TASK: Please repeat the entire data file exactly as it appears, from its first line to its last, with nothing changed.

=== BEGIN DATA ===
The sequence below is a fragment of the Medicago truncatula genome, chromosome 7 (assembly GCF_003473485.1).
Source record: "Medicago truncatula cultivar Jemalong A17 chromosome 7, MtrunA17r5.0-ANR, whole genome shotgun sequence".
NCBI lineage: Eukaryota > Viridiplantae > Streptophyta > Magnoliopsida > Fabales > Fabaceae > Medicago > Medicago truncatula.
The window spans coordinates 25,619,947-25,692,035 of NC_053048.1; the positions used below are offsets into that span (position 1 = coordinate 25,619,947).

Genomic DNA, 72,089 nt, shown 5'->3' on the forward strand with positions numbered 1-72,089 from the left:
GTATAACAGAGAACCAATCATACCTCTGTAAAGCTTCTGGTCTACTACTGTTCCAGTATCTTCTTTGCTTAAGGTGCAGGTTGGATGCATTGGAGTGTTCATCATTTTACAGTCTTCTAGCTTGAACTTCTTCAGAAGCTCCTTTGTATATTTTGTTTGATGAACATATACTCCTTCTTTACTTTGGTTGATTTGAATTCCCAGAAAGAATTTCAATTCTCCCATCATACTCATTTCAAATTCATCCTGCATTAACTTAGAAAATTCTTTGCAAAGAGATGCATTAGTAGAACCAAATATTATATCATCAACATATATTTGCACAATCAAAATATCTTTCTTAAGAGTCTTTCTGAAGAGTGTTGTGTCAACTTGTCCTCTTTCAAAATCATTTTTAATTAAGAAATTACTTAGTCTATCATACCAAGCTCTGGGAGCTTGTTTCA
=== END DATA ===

The sequence below is a fragment of the Medicago truncatula genome, chromosome 7 (assembly GCF_003473485.1).
Source record: "Medicago truncatula cultivar Jemalong A17 chromosome 7, MtrunA17r5.0-ANR, whole genome shotgun sequence".
NCBI lineage: Eukaryota > Viridiplantae > Streptophyta > Magnoliopsida > Fabales > Fabaceae > Medicago > Medicago truncatula.
The window spans coordinates 25,619,947-25,692,035 of NC_053048.1; the positions used below are offsets into that span (position 1 = coordinate 25,619,947).

Genomic DNA, 72,089 nt, shown 5'->3' on the forward strand with positions numbered 1-72,089 from the left:
GTATAACAGAGAACCAATCATACCTCTGTAAAGCTTCTGGTCTACTACTGTTCCAGTATCTTCTTTGCTTAAGGTGCAGGTTGGATGCATTGGAGTGTTCATCATTTTACAGTCTTCTAGCTTGAACTTCTTCAGAAGCTCCTTTGTATATTTTGTTTGATGAACATATACTCCTTCTTTACTTTGGTTGATTTGAATTCCCAGAAAGAATTTCAATTCTCCCATCATACTCATTTCAAATTCATCCTGCATTAACTTAGAAAATTCTTTGCAAAGAGATGCATTAGTAGAACCAAATATTATATCATCAACATATATTTGCACAATCAAAATATCTTTCTTAAGAGTCTTTCTGAAGAGTGTTGTGTCAACTTGTCCTCTTTCAAAATCATTTTTAATTAAGAAATTACTTAGTCTATCATACCAAGCTCTGGGAGCTTGTTTCA